Pain perception and hypnosis: Findings from recent functional neuroimaging studies

Antonio Del Casale, Stefano Ferracuti, Chiara Rapinesi, Daniele Serata, Saverio Simone Caltagirone, Valeria Savoja, Daria Piacentino, Gemma Callovini, Giovanni Manfredi, Gabriele Sani, Georgios D. Kotzalidis, Paolo Girardi

Research output: Contribution to journalArticlepeer-review


Hypnosis modulates pain perception and tolerance by affecting cortical and subcortical activity in brain regions involved in these processes. By reviewing functional neuroimaging studies focusing on pain perception under hypnosis, the authors aimed to identify brain activation-deactivation patterns occurring in hypnosis-modulated pain conditions. Different changes in brain functionality occurred throughout all components of the pain network and other brain areas. The anterior cingulate cortex appears to be central in modulating pain circuitry activity under hypnosis. Most studies also showed that the neural functions of the prefrontal, insular, and somatosensory cortices are consistently modified during hypnosis-modulated pain conditions. Functional neuroimaging studies support the clinical use of hypnosis in the management of pain conditions.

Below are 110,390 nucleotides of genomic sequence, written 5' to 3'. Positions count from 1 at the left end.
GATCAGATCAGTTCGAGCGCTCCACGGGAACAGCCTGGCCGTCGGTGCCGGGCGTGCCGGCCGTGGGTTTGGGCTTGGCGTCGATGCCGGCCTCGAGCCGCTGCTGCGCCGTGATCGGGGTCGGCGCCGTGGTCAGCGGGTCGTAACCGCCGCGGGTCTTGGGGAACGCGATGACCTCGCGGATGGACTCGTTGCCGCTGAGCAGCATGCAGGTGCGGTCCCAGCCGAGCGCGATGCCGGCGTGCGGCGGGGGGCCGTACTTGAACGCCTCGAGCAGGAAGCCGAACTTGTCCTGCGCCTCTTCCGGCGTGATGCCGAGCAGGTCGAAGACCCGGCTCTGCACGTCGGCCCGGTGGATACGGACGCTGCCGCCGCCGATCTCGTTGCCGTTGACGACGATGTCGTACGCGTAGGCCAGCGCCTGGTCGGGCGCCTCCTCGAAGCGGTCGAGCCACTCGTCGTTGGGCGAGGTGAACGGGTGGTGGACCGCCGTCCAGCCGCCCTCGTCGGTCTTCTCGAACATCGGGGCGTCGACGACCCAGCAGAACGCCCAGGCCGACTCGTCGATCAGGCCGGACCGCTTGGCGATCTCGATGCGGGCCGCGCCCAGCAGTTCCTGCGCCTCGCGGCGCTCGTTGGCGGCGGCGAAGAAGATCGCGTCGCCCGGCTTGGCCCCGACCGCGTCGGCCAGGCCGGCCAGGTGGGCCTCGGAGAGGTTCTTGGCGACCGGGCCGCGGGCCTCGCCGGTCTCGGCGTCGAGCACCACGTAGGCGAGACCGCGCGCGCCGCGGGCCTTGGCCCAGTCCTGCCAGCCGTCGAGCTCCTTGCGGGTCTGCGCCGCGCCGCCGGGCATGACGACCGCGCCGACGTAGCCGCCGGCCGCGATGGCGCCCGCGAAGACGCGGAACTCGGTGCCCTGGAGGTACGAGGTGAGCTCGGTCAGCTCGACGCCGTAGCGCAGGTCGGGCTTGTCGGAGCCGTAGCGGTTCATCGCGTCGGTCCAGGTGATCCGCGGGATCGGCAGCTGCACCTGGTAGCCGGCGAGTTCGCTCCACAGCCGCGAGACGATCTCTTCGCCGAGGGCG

Original languageEnglish
Pages (from-to)144-170
Number of pages27
JournalInternational Journal of Clinical and Experimental Hypnosis
Issue number2
Publication statusPublished - Apr 3 2015

ASJC Scopus subject areas

  • Complementary and Manual Therapy
  • Clinical Psychology


Dive into the research topics of 'Pain perception and hypnosis: Findings from recent functional neuroimaging studies'. Together they form a unique fingerprint.

Cite this